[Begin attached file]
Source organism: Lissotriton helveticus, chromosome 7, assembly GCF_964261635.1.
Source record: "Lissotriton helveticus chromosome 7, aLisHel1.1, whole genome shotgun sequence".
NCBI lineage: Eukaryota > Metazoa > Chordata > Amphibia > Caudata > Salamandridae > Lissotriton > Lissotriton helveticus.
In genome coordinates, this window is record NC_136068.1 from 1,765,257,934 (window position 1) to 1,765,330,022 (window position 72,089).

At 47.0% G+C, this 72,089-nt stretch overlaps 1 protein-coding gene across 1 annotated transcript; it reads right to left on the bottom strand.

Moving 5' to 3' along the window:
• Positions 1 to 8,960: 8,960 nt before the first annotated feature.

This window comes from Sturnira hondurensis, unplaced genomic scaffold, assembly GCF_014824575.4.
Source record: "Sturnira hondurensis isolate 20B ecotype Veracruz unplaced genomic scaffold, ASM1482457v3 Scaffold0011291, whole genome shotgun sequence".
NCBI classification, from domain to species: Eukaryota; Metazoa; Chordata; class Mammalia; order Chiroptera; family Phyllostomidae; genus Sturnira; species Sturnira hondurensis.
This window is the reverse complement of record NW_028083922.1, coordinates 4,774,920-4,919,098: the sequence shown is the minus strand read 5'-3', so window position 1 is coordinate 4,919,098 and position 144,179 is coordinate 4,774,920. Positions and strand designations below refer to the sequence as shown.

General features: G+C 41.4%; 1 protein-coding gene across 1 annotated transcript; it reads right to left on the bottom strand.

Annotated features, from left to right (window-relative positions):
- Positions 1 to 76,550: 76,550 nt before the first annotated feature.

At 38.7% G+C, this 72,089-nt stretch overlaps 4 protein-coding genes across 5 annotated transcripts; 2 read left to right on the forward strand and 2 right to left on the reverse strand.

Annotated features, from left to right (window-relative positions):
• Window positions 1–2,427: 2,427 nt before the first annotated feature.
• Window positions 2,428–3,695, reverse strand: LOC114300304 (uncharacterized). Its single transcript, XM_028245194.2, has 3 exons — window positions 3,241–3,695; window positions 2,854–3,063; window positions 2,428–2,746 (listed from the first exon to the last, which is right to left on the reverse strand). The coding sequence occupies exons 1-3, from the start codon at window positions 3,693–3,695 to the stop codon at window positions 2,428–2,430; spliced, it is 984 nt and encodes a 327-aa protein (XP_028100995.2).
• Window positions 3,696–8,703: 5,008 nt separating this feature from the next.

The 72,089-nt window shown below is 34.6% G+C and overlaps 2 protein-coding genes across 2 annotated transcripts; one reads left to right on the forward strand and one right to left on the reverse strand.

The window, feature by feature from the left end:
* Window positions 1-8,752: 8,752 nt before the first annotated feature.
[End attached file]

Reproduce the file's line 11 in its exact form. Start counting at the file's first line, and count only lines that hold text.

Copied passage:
This window is the reverse complement of record NW_028083922.1, coordinates 4,774,920-4,919,098: the sequence shown is the minus strand read 5'-3', so window position 1 is coordinate 4,919,098 and position 144,179 is coordinate 4,774,920. Positions and strand designations below refer to the sequence as shown.